29 Nov 2022 - Thorsten
Post-Hardcore | Indie-Rock | Grand Hotel Van Cleef | Release date: 11 Nov 2022 | Favorite song: all of them really
Anybody who really knows me, has heard me lamenting over the fact that I still did not get my first tattoo. But connected to that is the usual question what it should be? A symbol for the insiders? A picture of my family? A drawing of a personally important building? Or a quote? No, nobody should get a quote, because what about discovering whether the person quoted will always remain a hero in one‘s own eyes. Nevertheless, if I ever had a quote engraved on my body in black I know for damn sure, which line it has to be: Ich hab’ 1933 Gründe, schwarz zu sehen! by German Post-Hardcore band Fjørt. And now the trio got a new record out! Excited!
First off: I will not translate the lyrics into English on this one. If you want to know what they mean, use the world wide web to find out. I do not neglect lightly this duty but I think one owes it to this band whose lyrics have always been more than the typical good-vs-bad-thinking that some Hardcore bands are known for. Simple answers are not Fjørt’s thing and therefore I totally rely on the reader’s strife and thirst for self-acquired knowledge. My “inkable lines” above are a good example for that as they do not simply accuse the right-wing-part but also look around the bend which is shown in the complete quote ”Ich bin so müde vom Zählen / ich hab 1933 Gründe, schwarz zu sehen / Doch egal, wie viel da kommt / ich hab alles was ich brauch / denn die 1933 Gründe, ihr habt sie auch” (Taken from: ”Raison”). Both sides have a reason (German: raison!) for screaming, for being angry, for not accepting the other side. But please do not take this complex thinking for agreeing with the fascists or acknowledging their existence as a mere need in any given democracy. The band from Aachen, in the west of Germany, simply deny easy answers and demand looking at things from many perspectives.
Nevertheless, their new record was five years in the making and of course these years have left their mark on Chris, David and Frank. Their music is (at first glance) less angry and much more introspective to the point that they seem to self-loathe their own existence when David screams ”Ich tue gar nichts / Weil es gemütlich ist / hier bei uns / Tue gar nichts / und bin gnadenlos informiert / David / Fick dich!” (from ”kolt”) and thus even compares himself to one of these keyboard warriors. It seems as if they think they said enough with their former records and have turned to introspection. A movement, Germans already delivered in the 19th and 20th century when they turned a blind eye to the authoritarian monarchies in many of the German states (after the victory against Napoleon) and the fascist regime of the Nazis. Interestingly both happened more or less exactly 100 and 200 years ago. The self-reflective mood goes so far as to say they did all they knew, ”Hab alles getan, was ich weiß / zu wissen es geht es reicht” (in ”sfspc”). Pure self-doubt – was it really enough?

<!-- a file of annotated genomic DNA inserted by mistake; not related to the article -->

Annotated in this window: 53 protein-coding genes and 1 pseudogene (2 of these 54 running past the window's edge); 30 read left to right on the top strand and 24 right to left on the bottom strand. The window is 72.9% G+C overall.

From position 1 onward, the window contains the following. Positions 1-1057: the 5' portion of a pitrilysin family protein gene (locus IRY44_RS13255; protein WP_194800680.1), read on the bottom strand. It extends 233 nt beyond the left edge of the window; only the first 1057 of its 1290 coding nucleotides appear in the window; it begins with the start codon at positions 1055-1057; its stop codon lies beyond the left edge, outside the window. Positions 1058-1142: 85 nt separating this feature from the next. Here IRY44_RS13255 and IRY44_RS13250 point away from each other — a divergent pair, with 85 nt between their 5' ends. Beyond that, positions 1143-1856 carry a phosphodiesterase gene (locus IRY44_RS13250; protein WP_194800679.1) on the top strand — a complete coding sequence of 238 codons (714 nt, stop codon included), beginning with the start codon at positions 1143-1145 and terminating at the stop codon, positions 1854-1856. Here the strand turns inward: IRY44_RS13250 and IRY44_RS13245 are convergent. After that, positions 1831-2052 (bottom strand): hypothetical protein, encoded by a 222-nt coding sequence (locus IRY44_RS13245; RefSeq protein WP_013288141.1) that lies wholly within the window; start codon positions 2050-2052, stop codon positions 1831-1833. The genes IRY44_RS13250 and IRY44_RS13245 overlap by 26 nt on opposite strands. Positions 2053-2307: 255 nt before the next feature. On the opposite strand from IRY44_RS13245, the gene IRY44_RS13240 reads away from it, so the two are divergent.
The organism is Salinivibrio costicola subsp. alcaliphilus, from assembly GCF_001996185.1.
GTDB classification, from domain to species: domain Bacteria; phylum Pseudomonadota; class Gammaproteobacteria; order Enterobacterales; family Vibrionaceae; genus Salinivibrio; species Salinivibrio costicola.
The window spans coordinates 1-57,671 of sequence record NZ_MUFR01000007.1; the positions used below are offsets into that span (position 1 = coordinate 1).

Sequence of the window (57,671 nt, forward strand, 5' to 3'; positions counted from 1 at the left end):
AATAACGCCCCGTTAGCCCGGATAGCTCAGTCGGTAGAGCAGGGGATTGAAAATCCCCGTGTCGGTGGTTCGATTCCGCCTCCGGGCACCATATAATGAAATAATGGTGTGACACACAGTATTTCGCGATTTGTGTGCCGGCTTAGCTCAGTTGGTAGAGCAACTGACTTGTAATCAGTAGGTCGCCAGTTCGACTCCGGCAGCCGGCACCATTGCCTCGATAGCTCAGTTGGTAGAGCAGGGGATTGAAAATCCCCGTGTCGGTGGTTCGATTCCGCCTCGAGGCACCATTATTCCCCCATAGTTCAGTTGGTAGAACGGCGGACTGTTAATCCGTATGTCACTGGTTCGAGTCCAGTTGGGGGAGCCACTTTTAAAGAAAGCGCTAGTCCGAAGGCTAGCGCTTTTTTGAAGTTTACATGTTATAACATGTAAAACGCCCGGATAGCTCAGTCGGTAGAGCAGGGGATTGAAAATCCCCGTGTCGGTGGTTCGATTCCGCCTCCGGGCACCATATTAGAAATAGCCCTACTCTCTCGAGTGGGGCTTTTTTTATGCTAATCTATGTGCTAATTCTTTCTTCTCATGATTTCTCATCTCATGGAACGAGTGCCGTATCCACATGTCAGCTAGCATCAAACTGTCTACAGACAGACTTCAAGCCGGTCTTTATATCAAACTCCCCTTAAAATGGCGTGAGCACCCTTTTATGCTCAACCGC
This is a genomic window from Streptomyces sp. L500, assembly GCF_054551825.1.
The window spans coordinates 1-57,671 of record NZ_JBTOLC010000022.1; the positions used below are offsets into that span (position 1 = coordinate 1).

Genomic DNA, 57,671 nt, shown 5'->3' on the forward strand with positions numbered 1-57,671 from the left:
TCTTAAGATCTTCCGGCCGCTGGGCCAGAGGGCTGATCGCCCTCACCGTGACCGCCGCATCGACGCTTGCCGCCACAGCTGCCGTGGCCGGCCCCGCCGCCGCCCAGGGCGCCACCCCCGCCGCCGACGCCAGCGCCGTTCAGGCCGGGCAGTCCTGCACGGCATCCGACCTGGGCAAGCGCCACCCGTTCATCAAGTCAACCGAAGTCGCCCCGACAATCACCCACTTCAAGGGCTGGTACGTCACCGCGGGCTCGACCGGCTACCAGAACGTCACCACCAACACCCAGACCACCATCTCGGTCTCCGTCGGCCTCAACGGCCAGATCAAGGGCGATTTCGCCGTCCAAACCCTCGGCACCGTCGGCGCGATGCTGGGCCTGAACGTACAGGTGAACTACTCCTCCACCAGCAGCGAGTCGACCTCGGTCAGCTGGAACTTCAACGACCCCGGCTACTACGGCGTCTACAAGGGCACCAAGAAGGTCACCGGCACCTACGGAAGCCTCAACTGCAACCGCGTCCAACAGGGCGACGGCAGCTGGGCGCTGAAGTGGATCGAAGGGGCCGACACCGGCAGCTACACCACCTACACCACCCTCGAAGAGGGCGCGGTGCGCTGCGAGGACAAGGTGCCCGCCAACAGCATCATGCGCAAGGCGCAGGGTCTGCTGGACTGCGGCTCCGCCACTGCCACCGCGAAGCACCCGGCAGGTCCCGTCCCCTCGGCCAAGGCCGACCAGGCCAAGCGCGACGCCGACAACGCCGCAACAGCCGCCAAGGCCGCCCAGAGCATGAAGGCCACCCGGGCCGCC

However, on the other side they also once again put their finger into the wound of the blatant over-powerful capitalism and the denial to care for the other animals on earth. They reference the moment when capitalism in the form of the first add on German TV (back in 1956) took over control of people’s minds. They go so far as to connect that with the idea of (over) consumption of meat when they have a wonderfully innocent child’s voice sing ”Vier Drittel langt für mich / Den Rest darfst du verteilen / Denn mehr zu haben / Bedeutet mehr zu sein / Ich kann nichts für und gegen mich” (from ”lakk”). One can see that the band is still able to look at many things from manifold perspectives.
However, one should not forget to listen to Fjørt for their musical skills as well, slogans only get you so far. At first glance this record is a tiny bit more austere, less accessible than its predecessor Couleur. In a way that makes this new record even more interesting because on the one hand you got real bangers like ”salz” which are nothing but pedal-to-the-medal and close to a band like Touché Amoré. Or a track like ”fernost” which is pure post-punk poetry in New Order-memorial stomping. And on the other hand there are really introspective, slowly building tracks like the opener ”nichts” which is also the longest track with more than six minutes. And sometimes I hear traces of the time when Los Gatos-band Dredg was the best on in the world with their sound incorporating the one thing that U2 was really good at – creating hymns for the outsiders without trying to remain an outsider. Constructing huge hymns without putting too much emphasis on one self. Some parts in ”feivel”, the instrumental interlude ”wasser” or in ”fünfegrade” have that certain magic that Dredg showed in every little nook of their opus magnum El Cielo. And in a way the progression of the Fjørt bears some similarity to Dredg or also Cave-In whose hardcore-early-days also never understood how Stephen and the others could step away from their early Prog-Metalcore days. Same goes for Touché Amoré whose early-on-fans also complained that they are not repeating the …Dead Horse-formula until the death of the band but allowed in more melody on Stage Four.
Yes, Fjørt might lose some fans with this “more mood – less hits” attitude – but are we really sure that those really ever understood the band and their complex handling of things? If you got it, you’ll stay. If you didn’t, you should try. Huge step, huge respect. Still the best German The Wave band.